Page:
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Hubble Space Telescope and Palomar Imaging of GRB 990123: Implications for the Nature of Gamma-Ray Bursts and Their Hosts

Fruchter, Andrew S. and Thorsett, S. E. and Metzger, Mark R. and Sahu, Kailash C. and Petro, Larry and Livio, Mario and Ferguson, Henry and Pian, Elena and Hogg, David W. and Galama, Titus and Gull, Theodore R. and Kouveliotou, Chryssa and Macchetto, Duccio and van Paradijs, Jan and Pedersen, Holger and Smette, Alain (1999) Hubble Space Telescope and Palomar Imaging of GRB 990123: Implications for the Nature of Gamma-Ray Bursts and Their Hosts. Astrophysical Journal, 519 (1). L13-L16. ISSN 0004-637X. https://resolver.caltech.edu/CaltechAUTHORS:20190611-081023153

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Abstract

We report on Hubble Space Telescope and Palomar optical images of the field of GRB 990123, obtained in 1999 February 8 and 9. We find that the optical transient (OT) associated with GRB 990123 is located on an irregular galaxy, with a magnitude of V = 24.20 ± 0.15. The strong metal absorption lines seen in the spectrum of the OT, along with the low probability of a chance superposition, lead us to conclude that this galaxy is the host of the gamma-ray burst (GRB). The OT is projected within the ~1'' visible stellar field of the host, nearer the edge than the center. We cannot, on this basis, rule out the galactic nucleus as the site of the GRB, since the unusual morphology of the host may be the result of an ongoing galactic merger, but our demonstration that this host galaxy has extremely blue optical-to-infrared colors more strongly supports an association between GRBs and star formation. We find that the OT magnitude in 1999 February 9.05, V = 25.45 ± 0.15, is about 1.5 mag fainter than expected from the extrapolation of the decay rate found in earlier observations. A detailed analysis of the OT light curve suggests that its fading has gone through three distinct phases: an early, rapid decline (f_ν ∝ t^(-1.6) for t < 0.1 days); a slower, intermediate decline power-law decay (f_ν ∝ t^(-1.1) for 0.1 < t < 2 days); and then a more rapid decay (at least as steep as f_ν ∝ t^(-1.8) for t > 2 days). The break to a steeper slope at late times may provide evidence that the optical emission from this GRB was highly beamed.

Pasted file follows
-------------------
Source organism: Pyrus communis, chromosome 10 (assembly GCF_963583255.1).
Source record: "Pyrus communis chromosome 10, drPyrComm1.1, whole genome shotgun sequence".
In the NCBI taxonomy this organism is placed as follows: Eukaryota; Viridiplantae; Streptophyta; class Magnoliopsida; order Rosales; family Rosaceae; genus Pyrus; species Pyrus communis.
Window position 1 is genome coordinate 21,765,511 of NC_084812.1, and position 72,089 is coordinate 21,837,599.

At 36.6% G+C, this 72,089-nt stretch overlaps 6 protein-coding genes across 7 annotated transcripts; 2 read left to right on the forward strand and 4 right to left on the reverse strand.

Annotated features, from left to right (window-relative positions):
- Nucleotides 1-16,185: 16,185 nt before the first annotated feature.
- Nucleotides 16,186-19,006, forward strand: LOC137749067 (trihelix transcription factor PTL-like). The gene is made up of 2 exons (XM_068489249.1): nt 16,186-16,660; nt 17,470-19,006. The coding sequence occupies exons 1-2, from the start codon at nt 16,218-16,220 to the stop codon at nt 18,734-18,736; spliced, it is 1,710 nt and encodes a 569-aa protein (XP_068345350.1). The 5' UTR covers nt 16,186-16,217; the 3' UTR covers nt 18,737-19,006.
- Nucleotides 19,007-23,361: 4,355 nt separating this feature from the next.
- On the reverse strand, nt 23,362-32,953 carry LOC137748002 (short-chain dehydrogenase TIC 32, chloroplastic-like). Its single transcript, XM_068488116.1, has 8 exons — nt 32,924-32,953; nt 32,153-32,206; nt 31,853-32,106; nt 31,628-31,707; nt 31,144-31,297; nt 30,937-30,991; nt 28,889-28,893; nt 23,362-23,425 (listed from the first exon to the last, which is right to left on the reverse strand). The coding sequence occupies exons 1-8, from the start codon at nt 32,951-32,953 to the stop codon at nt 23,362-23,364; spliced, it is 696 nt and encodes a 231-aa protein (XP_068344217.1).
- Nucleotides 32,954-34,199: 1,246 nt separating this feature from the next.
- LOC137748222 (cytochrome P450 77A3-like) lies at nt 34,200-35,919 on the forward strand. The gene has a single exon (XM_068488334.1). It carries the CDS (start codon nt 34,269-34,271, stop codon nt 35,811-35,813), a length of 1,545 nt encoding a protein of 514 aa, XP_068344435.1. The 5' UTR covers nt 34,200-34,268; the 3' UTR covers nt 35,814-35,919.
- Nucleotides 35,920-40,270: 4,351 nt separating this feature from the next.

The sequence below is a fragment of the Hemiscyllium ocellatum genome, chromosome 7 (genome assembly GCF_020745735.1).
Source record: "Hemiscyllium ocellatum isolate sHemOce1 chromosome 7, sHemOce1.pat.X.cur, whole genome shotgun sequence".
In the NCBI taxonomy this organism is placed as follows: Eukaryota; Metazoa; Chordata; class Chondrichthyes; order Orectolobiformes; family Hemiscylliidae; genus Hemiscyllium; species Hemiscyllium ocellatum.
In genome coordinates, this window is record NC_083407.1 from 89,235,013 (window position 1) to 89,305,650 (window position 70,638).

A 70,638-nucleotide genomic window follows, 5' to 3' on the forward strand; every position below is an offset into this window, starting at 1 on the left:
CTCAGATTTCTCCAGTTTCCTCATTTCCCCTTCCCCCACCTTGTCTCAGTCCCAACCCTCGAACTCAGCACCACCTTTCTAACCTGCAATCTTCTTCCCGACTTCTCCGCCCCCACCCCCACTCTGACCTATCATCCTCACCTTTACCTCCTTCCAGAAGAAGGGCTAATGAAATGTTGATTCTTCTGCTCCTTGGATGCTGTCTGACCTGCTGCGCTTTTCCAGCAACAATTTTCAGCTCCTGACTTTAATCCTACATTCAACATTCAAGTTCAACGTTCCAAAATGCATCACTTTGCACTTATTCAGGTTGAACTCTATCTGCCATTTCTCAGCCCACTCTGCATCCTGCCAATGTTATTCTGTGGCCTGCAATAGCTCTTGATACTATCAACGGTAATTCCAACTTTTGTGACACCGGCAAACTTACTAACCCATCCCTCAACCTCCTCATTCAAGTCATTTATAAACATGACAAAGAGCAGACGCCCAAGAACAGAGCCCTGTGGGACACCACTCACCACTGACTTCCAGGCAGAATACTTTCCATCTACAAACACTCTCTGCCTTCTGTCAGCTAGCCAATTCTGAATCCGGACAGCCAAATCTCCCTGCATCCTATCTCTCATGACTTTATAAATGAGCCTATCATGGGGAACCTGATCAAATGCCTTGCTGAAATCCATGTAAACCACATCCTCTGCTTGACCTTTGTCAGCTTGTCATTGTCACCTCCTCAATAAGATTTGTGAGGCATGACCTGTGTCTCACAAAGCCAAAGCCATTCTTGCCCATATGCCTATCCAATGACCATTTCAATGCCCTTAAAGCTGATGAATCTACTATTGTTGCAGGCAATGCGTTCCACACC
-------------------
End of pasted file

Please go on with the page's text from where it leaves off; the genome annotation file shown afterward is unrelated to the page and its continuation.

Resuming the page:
Item Type:Article
Related URLs:
URLURL TypeDescription
https://doi.org/10.1086/312094DOIArticle
https://arxiv.org/abs/astro-ph/9902236arXivDiscussion Paper
ORCID:
AuthorORCID
Sahu, Kailash C.0000-0001-6008-1955
Ferguson, Henry0000-0001-7113-2738
Hogg, David W.0000-0003-2866-9403
Kouveliotou, Chryssa0000-0003-1443-593X
Alternate Title:HST and Palomar Imaging of GRB 990123: Implications for the Nature of Gamma-Ray Bursts and their Hosts
Additional Information:© 1999 The American Astronomical Society. Received 1999 February 17; accepted 1999 April 28; published 1999 June 2. We wish to thank Steven Beckwith, the Director of STScI, for using director’s discretionary time to observe GRB 990123 and for making the data public. We also thank Jen Christensen for assistance in creating appropriate STIS dark files. Note that the reduced HST images discussed in this Letter can be retrieved in FITS format at http://www.stsci.edu/˜fruchter/GRB/990123.
Group:TAPIR
Subject Keywords:cosmology: observations—gamma rays: bursts—stars: formation
Issue or Number:1
Record Number:CaltechAUTHORS:20190611-081023153
Persistent URL:https://resolver.caltech.edu/CaltechAUTHORS:20190611-081023153
Official Citation:Andrew S. Fruchter et al 1999 ApJ 519 L13
Usage Policy:No commercial reproduction, distribution, display or performance rights in this work are provided.
ID Code:96265
Collection:CaltechAUTHORS
Deposited By: Tony Diaz
Deposited On:11 Jun 2019 16:51
Last Modified:09 Mar 2020 13:19

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